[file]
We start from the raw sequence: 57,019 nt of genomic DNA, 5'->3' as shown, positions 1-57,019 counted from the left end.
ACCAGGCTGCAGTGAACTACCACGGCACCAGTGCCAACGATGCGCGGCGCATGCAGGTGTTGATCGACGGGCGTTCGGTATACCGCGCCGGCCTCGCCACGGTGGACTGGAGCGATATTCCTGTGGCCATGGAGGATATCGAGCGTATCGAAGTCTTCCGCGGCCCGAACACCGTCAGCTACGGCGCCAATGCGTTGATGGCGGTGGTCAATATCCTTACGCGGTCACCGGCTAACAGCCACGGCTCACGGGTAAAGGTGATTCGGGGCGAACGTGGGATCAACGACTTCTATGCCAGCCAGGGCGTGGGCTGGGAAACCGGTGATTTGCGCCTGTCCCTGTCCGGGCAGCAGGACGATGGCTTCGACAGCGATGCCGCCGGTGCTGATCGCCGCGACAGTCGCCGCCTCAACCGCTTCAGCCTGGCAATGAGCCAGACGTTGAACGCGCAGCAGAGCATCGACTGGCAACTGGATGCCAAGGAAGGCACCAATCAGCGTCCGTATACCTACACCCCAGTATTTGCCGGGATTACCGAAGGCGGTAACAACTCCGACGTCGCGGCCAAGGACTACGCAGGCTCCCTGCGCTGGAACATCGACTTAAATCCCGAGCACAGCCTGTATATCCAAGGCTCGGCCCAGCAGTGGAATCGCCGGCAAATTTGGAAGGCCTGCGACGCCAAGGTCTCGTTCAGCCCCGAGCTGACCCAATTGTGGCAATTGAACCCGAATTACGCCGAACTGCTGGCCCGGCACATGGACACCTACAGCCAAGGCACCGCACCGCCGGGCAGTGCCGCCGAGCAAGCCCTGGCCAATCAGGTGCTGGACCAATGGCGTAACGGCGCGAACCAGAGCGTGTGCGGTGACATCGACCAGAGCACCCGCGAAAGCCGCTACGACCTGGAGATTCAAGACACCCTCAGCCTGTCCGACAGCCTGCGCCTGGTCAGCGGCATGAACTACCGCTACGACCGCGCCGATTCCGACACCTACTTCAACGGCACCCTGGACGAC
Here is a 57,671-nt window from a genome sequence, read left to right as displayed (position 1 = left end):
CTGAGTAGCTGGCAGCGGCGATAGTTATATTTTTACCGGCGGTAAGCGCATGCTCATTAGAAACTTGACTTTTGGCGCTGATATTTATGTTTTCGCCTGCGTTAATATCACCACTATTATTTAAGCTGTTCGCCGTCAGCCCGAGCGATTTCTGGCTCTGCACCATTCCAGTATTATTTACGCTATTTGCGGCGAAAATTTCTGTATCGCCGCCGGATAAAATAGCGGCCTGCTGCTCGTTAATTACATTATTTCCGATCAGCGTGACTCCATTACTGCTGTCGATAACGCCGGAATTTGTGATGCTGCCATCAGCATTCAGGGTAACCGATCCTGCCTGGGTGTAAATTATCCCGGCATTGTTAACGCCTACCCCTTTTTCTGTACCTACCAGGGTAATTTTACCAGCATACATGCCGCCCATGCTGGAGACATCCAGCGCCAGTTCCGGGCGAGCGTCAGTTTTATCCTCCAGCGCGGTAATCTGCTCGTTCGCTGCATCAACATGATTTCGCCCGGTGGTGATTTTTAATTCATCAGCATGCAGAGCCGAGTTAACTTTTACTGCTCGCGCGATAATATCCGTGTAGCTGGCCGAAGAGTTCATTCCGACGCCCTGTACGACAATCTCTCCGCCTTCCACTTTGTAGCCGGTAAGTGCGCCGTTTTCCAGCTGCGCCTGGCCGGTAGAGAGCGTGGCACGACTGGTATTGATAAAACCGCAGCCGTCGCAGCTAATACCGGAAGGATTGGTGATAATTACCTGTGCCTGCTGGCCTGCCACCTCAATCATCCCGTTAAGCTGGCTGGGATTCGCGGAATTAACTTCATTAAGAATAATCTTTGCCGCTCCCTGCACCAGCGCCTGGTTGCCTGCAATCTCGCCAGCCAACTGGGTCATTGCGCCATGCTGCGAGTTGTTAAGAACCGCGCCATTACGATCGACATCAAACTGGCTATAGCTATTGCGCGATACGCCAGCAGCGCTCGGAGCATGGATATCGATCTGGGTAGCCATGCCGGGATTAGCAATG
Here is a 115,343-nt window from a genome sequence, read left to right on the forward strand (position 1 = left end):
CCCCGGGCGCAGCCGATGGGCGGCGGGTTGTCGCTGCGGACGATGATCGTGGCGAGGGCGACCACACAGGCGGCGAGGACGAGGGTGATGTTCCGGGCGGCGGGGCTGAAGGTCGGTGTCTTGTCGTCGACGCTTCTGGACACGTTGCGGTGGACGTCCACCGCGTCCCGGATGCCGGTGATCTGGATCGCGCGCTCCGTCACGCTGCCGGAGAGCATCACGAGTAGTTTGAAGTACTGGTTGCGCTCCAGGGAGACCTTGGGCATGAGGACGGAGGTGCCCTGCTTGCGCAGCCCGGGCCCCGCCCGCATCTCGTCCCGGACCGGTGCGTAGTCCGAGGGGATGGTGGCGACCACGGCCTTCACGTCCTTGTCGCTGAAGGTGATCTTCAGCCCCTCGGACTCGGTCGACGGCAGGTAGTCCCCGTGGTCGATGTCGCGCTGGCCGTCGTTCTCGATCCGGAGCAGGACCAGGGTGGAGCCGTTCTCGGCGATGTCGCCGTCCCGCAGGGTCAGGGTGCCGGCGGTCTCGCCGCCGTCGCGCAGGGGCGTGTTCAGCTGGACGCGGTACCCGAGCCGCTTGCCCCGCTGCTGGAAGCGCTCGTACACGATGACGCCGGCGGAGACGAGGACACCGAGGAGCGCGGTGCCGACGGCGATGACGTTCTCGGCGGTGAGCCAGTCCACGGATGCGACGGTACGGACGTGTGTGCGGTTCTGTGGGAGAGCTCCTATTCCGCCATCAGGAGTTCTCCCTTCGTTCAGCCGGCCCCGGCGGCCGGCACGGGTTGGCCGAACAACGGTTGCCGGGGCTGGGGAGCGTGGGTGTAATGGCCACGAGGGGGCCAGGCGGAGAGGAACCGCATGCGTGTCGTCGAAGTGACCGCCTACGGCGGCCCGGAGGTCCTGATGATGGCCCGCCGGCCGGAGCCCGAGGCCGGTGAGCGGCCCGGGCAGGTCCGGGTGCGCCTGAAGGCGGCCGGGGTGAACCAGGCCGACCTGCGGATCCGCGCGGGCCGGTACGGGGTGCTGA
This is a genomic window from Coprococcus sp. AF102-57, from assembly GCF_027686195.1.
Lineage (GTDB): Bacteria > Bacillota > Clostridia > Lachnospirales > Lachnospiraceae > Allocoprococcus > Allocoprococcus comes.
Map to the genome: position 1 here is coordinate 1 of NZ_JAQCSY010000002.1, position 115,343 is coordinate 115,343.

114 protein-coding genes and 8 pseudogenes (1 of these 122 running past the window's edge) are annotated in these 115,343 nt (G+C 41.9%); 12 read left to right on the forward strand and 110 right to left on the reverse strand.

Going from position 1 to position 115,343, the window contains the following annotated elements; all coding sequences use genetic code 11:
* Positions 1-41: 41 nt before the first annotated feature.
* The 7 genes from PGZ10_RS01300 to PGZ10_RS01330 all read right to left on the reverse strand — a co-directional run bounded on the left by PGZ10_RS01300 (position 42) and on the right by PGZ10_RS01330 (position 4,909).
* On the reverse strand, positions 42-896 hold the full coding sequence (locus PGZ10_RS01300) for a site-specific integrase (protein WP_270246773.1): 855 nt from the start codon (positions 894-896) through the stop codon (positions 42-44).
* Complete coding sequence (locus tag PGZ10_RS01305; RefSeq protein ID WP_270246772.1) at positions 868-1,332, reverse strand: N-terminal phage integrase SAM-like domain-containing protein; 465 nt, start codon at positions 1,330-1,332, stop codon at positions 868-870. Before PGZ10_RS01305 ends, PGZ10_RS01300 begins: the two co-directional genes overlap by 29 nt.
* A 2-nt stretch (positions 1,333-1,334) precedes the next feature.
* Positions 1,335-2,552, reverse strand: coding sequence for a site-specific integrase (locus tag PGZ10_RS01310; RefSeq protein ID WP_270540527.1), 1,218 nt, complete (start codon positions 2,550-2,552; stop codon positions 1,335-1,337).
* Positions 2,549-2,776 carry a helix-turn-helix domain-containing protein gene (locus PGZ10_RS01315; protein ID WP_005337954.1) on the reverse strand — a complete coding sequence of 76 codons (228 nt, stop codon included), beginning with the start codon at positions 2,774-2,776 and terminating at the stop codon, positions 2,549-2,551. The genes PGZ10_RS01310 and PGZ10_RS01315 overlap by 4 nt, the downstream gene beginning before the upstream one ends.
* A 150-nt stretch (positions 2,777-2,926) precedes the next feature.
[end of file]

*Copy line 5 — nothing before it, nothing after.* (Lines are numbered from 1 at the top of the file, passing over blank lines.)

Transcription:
Here is a 115,343-nt window from a genome sequence, read left to right on the forward strand (position 1 = left end):